• Network organizations, such as the PFC, Community Foundations of Canada (CFC) and Environment Funders Canada (EFC), have regularly featured Indigenous speakers and topics within their educational programs.
  • There’s greater awareness of the history of colonization and more opportunities for education through professional development programs like Partners in Reciprocity offered by The Circle or the Blanket Exercise offered by Kairos.
  • Several private and community foundations have developed Indigenous-led advisory bodies to guide their work and designated funding streams for Indigenous-led organizations and beneficiaries.
  • Several private and community foundations, as well as network organizations (PFC, CFC and EFC) have hired Indigenous staff and/or recruited Indigenous leaders to their Boards.

One the most tangible ways in which the Declaration has manifested itself is the Indigenous Peoples Resilience Fund (the Fund). It came together in a matter of weeks, in response to the Covid-19 pandemic. The ability to recruit an Advisory Council comprised of First Nations, Metis and Inuit philanthropic knowledge-holders, as well as an Indigenous group of staff, is a sure sign of progress in the philanthropic community.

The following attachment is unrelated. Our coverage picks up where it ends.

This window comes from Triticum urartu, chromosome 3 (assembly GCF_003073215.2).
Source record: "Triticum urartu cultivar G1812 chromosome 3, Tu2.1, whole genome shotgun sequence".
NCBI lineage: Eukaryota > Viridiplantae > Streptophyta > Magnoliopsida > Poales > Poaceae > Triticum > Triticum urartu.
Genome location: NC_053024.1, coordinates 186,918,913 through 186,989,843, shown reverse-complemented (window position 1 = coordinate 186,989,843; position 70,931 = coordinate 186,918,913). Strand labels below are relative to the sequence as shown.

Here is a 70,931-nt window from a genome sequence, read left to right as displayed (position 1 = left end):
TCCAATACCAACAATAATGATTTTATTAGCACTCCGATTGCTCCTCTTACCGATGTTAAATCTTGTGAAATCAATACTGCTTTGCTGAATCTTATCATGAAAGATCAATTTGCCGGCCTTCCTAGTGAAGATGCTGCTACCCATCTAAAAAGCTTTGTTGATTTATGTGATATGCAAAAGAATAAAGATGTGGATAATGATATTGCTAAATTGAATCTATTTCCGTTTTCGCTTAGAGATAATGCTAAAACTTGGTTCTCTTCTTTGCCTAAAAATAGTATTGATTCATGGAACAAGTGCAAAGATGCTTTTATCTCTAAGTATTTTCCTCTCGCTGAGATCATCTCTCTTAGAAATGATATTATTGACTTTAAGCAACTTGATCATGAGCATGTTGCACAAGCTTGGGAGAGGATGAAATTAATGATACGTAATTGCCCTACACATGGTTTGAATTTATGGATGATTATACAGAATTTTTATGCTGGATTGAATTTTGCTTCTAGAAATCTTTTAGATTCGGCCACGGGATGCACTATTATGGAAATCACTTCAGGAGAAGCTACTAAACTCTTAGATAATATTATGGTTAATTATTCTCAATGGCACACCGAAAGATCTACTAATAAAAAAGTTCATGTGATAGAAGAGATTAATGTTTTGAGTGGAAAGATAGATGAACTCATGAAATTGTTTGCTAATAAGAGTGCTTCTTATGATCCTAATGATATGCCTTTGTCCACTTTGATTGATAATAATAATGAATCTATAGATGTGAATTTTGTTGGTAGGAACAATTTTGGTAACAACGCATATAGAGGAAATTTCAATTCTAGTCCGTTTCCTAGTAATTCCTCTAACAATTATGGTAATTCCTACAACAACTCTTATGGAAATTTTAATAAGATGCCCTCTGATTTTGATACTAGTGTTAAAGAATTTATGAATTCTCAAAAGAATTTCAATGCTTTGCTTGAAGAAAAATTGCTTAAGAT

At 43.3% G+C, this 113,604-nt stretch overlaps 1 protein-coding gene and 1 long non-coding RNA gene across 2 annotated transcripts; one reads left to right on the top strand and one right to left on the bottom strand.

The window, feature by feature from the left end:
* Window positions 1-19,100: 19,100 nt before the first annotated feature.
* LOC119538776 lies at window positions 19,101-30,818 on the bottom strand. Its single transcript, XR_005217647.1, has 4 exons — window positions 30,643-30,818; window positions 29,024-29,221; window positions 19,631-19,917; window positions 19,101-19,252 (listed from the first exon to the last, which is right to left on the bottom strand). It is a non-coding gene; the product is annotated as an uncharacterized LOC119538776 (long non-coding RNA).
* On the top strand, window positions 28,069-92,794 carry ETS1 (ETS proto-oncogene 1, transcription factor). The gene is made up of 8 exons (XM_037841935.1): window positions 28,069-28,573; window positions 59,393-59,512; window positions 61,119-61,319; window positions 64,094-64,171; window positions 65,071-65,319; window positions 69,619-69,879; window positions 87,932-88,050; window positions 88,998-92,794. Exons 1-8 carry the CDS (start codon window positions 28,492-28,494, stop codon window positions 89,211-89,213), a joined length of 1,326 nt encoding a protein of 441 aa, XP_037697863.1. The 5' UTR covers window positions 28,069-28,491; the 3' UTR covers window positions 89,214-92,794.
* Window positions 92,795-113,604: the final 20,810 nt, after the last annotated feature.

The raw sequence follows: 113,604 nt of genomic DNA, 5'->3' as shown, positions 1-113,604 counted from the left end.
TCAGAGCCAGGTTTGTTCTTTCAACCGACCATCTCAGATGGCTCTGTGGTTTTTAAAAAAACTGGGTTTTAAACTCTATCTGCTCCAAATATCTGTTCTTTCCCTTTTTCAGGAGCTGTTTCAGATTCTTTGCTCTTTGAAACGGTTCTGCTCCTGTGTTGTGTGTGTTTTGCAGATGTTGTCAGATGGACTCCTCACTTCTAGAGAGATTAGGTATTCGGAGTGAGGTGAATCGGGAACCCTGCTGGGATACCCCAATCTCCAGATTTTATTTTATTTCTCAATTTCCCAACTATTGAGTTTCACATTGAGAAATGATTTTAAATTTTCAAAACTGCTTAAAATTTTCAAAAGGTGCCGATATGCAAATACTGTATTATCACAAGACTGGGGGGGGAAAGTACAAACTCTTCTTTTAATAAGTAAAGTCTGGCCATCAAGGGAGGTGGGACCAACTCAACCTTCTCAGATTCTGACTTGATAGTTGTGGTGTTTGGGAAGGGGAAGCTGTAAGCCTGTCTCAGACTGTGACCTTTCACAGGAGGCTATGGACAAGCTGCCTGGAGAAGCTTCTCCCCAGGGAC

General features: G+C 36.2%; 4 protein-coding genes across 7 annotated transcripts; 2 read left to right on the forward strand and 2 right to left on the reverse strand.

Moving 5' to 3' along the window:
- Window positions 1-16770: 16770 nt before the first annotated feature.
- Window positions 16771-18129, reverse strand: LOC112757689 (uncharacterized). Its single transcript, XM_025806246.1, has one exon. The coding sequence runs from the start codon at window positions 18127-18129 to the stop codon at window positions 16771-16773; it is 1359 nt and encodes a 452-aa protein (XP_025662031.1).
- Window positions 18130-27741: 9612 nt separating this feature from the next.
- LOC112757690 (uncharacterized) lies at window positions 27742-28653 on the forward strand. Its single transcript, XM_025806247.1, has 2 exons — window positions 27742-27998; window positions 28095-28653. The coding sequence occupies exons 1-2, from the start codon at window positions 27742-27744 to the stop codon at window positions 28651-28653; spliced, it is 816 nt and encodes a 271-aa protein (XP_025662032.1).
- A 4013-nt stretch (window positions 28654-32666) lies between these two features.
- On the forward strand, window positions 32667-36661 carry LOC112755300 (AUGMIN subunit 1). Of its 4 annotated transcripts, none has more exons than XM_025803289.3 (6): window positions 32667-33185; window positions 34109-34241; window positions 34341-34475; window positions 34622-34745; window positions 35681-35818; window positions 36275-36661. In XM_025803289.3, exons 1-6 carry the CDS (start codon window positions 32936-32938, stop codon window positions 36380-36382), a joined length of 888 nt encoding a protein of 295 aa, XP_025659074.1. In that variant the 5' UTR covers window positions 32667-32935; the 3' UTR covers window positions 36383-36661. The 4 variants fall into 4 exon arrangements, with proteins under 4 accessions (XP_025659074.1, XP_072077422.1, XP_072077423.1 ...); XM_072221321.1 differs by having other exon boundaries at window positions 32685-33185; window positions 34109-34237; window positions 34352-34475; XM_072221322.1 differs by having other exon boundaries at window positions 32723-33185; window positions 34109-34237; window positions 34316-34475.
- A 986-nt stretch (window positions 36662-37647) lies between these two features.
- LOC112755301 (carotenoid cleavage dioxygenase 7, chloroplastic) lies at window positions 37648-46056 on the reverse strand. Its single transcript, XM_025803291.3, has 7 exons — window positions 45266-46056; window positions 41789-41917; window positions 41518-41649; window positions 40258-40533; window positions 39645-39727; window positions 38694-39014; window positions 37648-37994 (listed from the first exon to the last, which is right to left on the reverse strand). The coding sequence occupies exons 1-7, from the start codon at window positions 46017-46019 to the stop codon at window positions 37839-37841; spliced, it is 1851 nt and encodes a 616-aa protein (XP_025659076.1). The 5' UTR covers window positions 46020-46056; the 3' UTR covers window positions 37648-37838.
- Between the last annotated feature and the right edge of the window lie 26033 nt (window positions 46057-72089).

The Fund was launched in June 2020 with initial funding of $1.4 million for distribution to First Nations, Metis and Inuit communities and organizations. By the end of 2020, it had multi-year commitments of over $12 million and had already distributed $2.2 million. The rapid response of the philanthropic community to the unfolding crisis in Indigenous communities wouldn’t have happened without many years of building relationships, educating the philanthropic community about the needs of Indigenous self-determination, and wouldn’t have happened without the commitments made through the Declaration.

There are many more seeds that need to be planted and roots that need to be nourished; indeed, we need not only a forest, but an entire ecosystem to support the self-determination of Indigenous Peoples in Canada.

We invite others to join us on this journey.

The authors